"Cooperatives keep capital in the community where it was generated, while stock companies export capital elsewhere. Since they give surplus revenue back to their members, cooperatives keep wealth in their communities. Stock companies do the reverse. By distributing profits to shareholders, they take capital out of the community.
"Cooperatives exemplify the Ownership Society, while stock companies concentrate ownership among the investor class. Cooperatives are owned by those who buy their goods or use their services. Ownership of stock companies, on the other hand, is concentrated among a small group of outside investors.
"Cooperative governance is open and democratic, while stock company governance is closed and easily manipulated. Cooperatives are run democratically, on a one-member, one-vote basis. Board members do not have a business relationship with the co-op, other than being customers of it. In a stock company, boards include members of management and those with financial ties to the organization, such as major contracts.
"Cooperatives have both economic and social goals, while stock companies are motivated solely by the need to maximize shareholder returns. This has positive consequences for co-ops and negative ones for stock companies. Cooperatives have multiple bottom lines. In addition to meeting the economic needs of their members, they often have social objectives, such as widening participation in the economic system or promoting sustainable development. Stock companies’ focus on shareholder returns often leads to negative outcomes.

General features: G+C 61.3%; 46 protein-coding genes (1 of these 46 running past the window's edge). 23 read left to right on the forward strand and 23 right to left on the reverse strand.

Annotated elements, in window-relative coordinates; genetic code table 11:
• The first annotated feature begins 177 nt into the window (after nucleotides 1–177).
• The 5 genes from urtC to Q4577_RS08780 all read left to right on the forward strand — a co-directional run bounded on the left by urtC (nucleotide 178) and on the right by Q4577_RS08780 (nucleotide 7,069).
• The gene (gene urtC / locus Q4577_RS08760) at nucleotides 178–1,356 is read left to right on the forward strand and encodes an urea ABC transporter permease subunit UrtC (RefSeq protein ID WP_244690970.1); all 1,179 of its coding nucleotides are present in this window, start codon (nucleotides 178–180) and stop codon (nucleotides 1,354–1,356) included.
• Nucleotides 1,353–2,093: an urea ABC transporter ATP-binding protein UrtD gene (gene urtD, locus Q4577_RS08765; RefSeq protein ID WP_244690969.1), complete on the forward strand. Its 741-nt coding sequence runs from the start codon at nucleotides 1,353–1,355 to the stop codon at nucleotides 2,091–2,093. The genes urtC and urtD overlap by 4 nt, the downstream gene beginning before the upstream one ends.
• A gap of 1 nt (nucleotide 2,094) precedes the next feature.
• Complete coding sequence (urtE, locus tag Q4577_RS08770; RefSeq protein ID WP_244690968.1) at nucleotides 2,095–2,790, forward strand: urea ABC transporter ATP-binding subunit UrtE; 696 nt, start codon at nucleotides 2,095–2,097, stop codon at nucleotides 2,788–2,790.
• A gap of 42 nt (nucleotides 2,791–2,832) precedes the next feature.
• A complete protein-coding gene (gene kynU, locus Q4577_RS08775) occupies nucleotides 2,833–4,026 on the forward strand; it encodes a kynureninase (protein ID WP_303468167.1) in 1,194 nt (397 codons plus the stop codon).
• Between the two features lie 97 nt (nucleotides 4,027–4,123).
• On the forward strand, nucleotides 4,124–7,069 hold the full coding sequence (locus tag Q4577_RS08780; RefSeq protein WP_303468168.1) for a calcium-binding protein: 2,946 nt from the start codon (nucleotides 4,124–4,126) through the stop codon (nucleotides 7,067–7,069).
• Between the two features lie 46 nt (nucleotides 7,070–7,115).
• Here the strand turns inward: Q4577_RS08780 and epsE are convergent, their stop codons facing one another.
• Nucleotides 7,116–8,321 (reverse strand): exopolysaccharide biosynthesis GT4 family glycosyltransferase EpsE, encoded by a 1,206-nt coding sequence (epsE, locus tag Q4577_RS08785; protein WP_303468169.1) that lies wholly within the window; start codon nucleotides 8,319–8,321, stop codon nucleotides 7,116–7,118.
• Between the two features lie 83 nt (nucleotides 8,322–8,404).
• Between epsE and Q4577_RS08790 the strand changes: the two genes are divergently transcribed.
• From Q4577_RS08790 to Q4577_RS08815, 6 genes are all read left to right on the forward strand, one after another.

"Cooperatives largely police themselves while government must provide extensive oversight and control over stock companies. Members provide oversight of cooperatives, assuring that the business adheres to good business practices and cooperative principles. Stock companies must be highly regulated to protect their customers. Still, the stock company world is plagued with scandals, while co-ops are virtually scandal free.
"One of the persistent myths about America is that rugged individualism built this country. Don’t you believe it. If you look at the critical moments in our history, starting with the Revolutionary War and the writing of our Constitution, it’s when we came together that we have been most successful. People working together built our schools and our religious institutions. People working together built our industries, defended us in two world wars, and sent men to the moon.
"Cooperatives are part of this. They built our farms, brought power and light to our rural areas, and provided a place to deposit money in the 1930s when the banking system failed.
"Rugged individualism didn’t build America—cooperation did. And it’s needed now more than ever."
If Paul Hazen can present this argument to a U.N. commission on economic development, this magazine’s readers can bring the message to their organization’s newsletter, to the local editor, to mayors and commissioners and local economic development committees.
Dave Gutknecht is editor of Cooperative Grocer (firstname.lastname@example.org).